The first decade of the 21st century saw the Internet grow exponentially, and enter 'mainstream' culture, which brought the increased attention of the 'general public', the media, and government authorities. This meant a growth of awareness for the 'dark side' of the Internet, e.g. its use in the pursuit of criminal, or socially unacceptable activities, and a resultant drive by governments to create legal frameworks to tame the wilderness of Cyberspace.||Legislatives, and judiciaries of various countries have acted to curb online excesses, and in the process they have begun to shape the future of the Internet as a whole. Authorities in the United States decided to ban online gambling and issued warrants for the arrest of non-US citizens, not resident in the USA French court forced Yahoo to stop displaying Nazi memorabilia on auction sites accessible in France. UK laws require organisations to monitor all electronic communication on computers used on their premises. China forced Microsoft, Google, and Yahoo to obey Chinese regulations regarding 'sensitive information', etc. The global Internet has increasingly become a fiction, amid national regulations for the Internet, the citizens of a particular state may access.||Most of these developments have been ad-hoc, and largely uncoordinated responses to specific situations and problems. However, the overall effect of these steps has been to change the Internet in ways largely ignored both by the general public. A White Paper on the Internet, published in June 2010 by the Chinese government, offers a perspective on the consequences of these changes in their totality, though, as it outlines the official Chinese stance on the future of the Internet and on the role of national governments in the governance of online spaces, which appears to gather the different national efforts to regulate the Internet into one cohesive system.||The Chinese government's White Paper argues that the Internet has become a central, and essential part of a country's socio-economic system, and that therefore the governments of individual countries should be empowered to both safeguard, and control it, in the interest of their national well-being. Once each country's Internet has come under the purview of its government, the global networking of the separate national Internets should be regulated through the application of existing and continuously evolving treaties between nation states, similar to all other national concerns. Instead of a global, unregulated Cyberspace, a regulated, and diverse Internet of Nations would result, in which different countries could promote their own cultures according to their own legal needs and wishes, under the aegis of the United Nations, and not the U.S. controlled ICANN.||This presentation will argue that despite U.S. protests against the White Paper, it represents the logical endpoint of previous efforts by governments of different countries, including European and American ones, to regulate and control the Internet. The seductiveness of the Chinese proposals to the governments of nation states, both in the developed, and in the developing world, as well as the increasing status of China on the world stage suggest that the idea of an Internet of Nations should be taken seriously, and should be addressed and scrutinized by Internet scholars and the general public.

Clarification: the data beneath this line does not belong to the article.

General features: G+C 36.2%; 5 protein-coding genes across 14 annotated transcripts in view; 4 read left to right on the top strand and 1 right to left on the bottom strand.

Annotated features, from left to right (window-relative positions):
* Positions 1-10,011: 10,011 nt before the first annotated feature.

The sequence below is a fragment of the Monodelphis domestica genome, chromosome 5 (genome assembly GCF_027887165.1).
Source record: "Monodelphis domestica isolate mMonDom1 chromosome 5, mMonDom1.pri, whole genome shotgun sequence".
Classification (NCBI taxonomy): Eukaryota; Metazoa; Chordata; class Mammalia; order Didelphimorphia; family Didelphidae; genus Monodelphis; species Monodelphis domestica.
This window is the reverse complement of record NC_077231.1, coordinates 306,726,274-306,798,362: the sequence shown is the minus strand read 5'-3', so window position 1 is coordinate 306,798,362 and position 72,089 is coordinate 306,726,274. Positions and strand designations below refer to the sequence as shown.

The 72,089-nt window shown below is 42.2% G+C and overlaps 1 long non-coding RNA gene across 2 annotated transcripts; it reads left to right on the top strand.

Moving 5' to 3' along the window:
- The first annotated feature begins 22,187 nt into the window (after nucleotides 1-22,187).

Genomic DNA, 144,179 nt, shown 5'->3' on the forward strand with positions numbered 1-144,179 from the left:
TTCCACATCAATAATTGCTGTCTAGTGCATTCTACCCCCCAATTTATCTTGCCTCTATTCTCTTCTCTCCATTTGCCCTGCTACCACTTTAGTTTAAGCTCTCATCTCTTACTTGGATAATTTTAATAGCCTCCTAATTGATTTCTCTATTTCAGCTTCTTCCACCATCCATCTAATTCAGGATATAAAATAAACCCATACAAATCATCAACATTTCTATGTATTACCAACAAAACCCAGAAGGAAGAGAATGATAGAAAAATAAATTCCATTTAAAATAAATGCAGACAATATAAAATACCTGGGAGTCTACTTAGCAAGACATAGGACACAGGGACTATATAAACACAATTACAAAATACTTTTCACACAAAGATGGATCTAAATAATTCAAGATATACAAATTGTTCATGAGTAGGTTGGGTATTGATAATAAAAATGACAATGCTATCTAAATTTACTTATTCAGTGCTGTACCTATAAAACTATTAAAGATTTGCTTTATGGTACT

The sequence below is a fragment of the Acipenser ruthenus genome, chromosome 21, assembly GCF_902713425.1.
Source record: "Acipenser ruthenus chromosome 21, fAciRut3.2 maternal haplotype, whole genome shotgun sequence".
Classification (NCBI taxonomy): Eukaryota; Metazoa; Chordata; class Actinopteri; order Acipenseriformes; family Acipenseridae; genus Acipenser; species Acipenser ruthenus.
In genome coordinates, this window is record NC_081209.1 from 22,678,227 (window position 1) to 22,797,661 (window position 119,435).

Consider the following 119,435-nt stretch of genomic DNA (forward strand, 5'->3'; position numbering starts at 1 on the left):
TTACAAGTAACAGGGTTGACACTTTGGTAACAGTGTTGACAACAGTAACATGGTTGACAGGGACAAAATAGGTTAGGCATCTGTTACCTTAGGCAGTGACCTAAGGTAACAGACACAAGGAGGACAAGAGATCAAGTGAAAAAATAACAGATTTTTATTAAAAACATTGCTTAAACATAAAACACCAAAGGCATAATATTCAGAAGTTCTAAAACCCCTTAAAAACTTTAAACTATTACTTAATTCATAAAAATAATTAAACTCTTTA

|Publication status||Published - Sep 2011|
- Internet governanace
- White Paper
- National intranets